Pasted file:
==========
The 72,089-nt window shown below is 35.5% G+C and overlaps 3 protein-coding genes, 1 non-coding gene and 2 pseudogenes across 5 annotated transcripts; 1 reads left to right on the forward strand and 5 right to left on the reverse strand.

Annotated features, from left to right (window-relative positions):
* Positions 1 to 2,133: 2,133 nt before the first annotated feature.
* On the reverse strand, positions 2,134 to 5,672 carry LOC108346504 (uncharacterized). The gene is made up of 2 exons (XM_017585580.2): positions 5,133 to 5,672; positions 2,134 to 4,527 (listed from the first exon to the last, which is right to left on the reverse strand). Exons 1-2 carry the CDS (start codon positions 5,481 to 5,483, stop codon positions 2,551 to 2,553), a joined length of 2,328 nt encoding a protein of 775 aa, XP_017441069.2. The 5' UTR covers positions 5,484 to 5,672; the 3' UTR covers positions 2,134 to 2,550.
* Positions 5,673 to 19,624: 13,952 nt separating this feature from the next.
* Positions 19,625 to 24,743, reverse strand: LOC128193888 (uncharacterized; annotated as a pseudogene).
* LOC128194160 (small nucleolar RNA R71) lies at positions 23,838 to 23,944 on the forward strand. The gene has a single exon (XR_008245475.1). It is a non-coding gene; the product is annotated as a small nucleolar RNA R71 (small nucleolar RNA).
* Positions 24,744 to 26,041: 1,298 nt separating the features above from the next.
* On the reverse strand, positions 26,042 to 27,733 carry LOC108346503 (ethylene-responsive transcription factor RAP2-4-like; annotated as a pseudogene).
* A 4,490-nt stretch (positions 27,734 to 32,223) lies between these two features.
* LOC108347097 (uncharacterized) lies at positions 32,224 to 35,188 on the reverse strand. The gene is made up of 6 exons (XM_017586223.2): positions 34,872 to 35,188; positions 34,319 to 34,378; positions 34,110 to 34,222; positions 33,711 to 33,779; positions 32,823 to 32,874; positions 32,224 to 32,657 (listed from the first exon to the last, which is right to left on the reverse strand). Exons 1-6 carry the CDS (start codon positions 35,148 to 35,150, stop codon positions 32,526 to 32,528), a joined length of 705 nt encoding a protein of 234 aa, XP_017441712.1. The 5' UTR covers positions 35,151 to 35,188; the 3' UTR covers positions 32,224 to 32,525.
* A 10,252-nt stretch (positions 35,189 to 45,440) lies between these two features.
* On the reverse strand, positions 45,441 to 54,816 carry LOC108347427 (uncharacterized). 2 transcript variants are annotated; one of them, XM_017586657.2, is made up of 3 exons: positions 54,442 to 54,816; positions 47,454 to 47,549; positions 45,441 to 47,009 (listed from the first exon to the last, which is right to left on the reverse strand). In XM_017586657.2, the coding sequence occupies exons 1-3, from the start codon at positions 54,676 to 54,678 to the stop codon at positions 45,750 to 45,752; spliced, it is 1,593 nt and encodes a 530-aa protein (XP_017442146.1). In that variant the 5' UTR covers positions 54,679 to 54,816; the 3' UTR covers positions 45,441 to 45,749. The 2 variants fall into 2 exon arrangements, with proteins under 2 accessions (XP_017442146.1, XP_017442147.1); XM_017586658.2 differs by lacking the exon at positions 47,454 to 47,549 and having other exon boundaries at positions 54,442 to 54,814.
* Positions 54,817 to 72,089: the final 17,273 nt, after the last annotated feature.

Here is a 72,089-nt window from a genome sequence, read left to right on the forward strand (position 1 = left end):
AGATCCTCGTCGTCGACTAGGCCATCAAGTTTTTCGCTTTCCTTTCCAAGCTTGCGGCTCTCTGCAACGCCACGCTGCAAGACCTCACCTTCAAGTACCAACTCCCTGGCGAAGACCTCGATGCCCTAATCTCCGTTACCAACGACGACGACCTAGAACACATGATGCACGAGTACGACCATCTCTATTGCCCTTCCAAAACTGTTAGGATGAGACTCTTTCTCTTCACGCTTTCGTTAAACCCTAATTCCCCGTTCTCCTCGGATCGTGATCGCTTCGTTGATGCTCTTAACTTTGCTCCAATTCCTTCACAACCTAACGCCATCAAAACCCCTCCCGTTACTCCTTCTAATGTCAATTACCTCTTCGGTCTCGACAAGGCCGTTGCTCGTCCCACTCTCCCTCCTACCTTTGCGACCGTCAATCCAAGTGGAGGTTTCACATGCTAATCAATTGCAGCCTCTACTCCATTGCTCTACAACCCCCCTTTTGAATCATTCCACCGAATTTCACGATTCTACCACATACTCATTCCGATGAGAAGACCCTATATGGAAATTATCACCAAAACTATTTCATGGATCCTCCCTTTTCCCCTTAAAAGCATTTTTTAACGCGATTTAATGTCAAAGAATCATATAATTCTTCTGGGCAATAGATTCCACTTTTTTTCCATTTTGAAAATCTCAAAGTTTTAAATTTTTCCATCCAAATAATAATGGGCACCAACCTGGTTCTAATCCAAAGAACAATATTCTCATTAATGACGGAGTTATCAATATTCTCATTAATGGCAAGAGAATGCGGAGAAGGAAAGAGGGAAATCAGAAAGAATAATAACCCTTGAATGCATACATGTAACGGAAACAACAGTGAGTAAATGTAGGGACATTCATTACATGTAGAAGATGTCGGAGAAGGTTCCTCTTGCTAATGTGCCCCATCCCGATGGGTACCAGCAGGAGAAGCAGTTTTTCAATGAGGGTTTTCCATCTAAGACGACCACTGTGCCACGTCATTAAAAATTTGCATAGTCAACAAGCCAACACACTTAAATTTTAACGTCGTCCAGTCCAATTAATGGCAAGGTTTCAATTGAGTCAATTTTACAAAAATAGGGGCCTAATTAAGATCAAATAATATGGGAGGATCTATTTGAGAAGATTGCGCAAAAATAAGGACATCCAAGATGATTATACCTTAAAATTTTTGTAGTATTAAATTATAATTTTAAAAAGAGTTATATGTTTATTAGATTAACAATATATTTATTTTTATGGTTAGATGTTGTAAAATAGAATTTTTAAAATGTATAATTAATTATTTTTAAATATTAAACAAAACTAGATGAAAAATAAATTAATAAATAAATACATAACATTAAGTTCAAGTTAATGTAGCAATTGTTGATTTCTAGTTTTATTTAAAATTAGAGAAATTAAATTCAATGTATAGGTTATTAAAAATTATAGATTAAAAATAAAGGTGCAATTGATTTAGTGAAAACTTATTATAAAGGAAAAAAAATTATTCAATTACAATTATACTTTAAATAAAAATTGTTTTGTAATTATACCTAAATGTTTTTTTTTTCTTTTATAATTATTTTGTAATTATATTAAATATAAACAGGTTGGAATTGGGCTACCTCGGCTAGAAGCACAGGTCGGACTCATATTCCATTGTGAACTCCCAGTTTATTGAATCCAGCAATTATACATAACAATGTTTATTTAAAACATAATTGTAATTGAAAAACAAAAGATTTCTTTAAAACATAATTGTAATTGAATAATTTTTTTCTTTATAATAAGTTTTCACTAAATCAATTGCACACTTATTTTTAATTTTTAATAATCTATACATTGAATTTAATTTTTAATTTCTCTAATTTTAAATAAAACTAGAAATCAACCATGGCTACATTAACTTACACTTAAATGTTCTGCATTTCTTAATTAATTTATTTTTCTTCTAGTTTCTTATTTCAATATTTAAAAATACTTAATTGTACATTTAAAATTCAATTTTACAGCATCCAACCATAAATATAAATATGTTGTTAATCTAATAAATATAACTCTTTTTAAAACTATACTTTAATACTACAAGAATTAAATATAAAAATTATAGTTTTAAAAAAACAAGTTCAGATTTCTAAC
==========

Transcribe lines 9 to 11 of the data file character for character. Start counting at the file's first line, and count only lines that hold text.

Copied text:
* On the reverse strand, positions 26,042 to 27,733 carry LOC108346503 (ethylene-responsive transcription factor RAP2-4-like; annotated as a pseudogene).
* A 4,490-nt stretch (positions 27,734 to 32,223) lies between these two features.
* LOC108347097 (uncharacterized) lies at positions 32,224 to 35,188 on the reverse strand. The gene is made up of 6 exons (XM_017586223.2): positions 34,872 to 35,188; positions 34,319 to 34,378; positions 34,110 to 34,222; positions 33,711 to 33,779; positions 32,823 to 32,874; positions 32,224 to 32,657 (listed from the first exon to the last, which is right to left on the reverse strand). Exons 1-6 carry the CDS (start codon positions 35,148 to 35,150, stop codon positions 32,526 to 32,528), a joined length of 705 nt encoding a protein of 234 aa, XP_017441712.1. The 5' UTR covers positions 35,151 to 35,188; the 3' UTR covers positions 32,224 to 32,525.